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Mr Leather Europe opens up about abusive former relationship and contracting HIV

‘He was emotionally, mentally and physically abusive and systematically broke me down over the next five years’

Mr Leather Europe opens up about abusive former relationship and contracting HIV
© D81Photos
Leatherman Joe King

In a heartfelt Facebook post the current holder of the Mr Leather Europe title has opened up about being in a previous abusive relationship.

Committed leatherman Joe King became Mr Leather UK at the end of 2015. He went on to then become Mr Leather Europe 2016. It was under that title that he competed in the recent International Mr Leather (IML) competition in Chicago.

During his appearance he spoke about the community he had found on the leather scene and thanked them for their support. He wrote the Facebook posting to reveal more of his personal journey.

‘Malevolent bully’

‘In 2001, I found myself in a relationship with a man who could only be described as a malevolent bully,’ he writes.

‘He was emotionally, mentally and physically abusive and systematically broke me down over the next five years, to a point where my confidence was at an all-time low. I’d lost all contact with friends and I was unable to cope with the very basic things in life.

‘I am a top but he used to fuck me bareback, because it was easier than refusing. I knew he had HIV, but frankly, I never thought I would escape or survive him, so I didn’t care. That was the sad truth about how low I had become.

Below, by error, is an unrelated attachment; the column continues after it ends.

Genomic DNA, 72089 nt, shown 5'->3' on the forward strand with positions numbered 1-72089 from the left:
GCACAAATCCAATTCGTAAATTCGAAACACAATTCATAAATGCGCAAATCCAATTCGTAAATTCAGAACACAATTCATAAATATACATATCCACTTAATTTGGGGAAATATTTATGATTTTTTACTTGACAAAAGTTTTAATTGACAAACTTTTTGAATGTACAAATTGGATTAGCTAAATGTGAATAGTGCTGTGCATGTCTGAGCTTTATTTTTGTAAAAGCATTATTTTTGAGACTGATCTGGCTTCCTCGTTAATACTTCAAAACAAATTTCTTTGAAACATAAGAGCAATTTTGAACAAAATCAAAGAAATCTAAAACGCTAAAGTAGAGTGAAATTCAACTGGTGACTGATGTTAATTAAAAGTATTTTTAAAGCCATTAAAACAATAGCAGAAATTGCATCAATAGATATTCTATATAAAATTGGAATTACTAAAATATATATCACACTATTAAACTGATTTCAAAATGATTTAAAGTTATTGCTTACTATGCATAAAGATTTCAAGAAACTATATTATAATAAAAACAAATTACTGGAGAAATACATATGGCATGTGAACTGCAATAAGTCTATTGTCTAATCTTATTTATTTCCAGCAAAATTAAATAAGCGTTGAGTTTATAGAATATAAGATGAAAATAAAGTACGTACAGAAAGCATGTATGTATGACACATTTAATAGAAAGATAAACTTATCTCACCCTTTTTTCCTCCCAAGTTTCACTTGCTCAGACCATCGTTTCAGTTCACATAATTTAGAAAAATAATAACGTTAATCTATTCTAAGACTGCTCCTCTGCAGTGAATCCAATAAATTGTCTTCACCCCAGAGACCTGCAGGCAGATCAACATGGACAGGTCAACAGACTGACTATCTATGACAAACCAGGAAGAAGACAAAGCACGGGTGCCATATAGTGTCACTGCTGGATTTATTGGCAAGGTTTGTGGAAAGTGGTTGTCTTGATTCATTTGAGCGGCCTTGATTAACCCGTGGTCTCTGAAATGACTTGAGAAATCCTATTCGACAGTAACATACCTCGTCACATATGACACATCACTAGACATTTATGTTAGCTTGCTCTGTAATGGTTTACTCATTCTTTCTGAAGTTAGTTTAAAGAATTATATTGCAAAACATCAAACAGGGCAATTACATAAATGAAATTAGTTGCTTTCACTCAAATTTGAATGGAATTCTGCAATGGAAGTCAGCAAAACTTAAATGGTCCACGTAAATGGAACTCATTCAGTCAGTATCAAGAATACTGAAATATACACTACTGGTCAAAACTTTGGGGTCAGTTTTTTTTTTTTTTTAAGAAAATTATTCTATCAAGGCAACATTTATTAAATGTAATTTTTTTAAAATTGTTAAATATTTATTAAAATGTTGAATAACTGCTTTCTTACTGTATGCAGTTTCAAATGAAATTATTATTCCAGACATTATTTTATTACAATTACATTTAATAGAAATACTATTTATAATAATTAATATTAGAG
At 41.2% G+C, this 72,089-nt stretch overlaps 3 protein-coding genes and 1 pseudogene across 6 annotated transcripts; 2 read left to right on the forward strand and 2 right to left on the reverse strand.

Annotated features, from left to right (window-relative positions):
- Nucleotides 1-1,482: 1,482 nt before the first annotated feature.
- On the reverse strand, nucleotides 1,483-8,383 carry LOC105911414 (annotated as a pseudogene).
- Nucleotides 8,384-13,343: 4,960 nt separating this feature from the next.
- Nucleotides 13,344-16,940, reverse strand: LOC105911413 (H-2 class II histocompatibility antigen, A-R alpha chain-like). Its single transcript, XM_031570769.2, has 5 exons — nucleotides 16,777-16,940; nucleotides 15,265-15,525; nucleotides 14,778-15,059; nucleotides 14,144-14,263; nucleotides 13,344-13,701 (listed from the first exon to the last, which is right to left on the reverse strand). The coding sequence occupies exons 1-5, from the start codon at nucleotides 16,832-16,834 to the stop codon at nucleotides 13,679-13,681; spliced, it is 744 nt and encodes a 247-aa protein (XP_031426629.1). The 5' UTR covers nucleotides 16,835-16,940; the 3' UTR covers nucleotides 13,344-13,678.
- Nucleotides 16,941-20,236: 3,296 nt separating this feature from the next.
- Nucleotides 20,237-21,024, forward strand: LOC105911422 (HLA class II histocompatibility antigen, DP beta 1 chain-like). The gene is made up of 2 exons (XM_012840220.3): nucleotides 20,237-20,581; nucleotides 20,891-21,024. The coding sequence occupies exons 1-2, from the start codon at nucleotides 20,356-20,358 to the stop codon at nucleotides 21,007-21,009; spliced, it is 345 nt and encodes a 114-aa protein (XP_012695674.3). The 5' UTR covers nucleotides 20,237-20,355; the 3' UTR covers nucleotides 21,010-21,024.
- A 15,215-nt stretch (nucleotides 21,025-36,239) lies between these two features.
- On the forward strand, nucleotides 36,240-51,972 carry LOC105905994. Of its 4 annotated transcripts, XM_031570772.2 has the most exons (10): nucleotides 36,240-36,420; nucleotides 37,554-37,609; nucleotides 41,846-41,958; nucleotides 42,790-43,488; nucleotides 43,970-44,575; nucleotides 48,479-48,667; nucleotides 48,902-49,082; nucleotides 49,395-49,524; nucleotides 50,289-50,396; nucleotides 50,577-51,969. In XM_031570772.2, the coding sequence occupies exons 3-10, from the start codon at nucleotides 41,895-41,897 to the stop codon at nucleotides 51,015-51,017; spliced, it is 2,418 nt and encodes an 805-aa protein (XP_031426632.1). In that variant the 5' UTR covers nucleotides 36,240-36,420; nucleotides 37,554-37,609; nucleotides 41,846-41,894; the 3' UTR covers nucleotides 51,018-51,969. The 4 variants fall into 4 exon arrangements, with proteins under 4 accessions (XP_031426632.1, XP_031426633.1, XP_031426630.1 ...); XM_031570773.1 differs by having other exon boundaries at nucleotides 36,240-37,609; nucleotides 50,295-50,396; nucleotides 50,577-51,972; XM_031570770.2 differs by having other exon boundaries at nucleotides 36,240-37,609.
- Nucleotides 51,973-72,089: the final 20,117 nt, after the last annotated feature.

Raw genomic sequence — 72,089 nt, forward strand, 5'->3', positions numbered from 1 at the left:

‘I secretly fantasized in my mind about the day I would be free of him, but I was so exhausted that I knew I didn’t have the strength to face the fury that he would direct at me.

‘Finally in 2006, when I was at my lowest ebb, I walked out with nothing.

‘For two years he tortured me, punishing me for daring to say enough is enough.

‘In the end I had lost everything I owned and worked for my whole life’

‘He ran up debts in my name, refused to pay his half on our mortgage and got us into arrears and the house got foreclosed, gave my dog away, sold my car and kept all my possessions.

‘He had me arrested for a fictitious assault, harassed my family and employer and made up horrible rumors about me. In the end the harassment got so bad that the police arrested him and kept him in cells for over two days.

‘In the end I had lost everything I owned and worked for my whole life. I was bankrupt, broken and dead inside.

‘I moved to Halifax, a place where we had no connections, a place he would never find me, a place to try and find myself again.

‘I met my current boyfriend completely by accident on a train.

‘Kind, warm, sweet, sensitive and handsome, the polar opposite of the monster I had escaped. Our relationship bloomed and I slowly recovered from the trauma.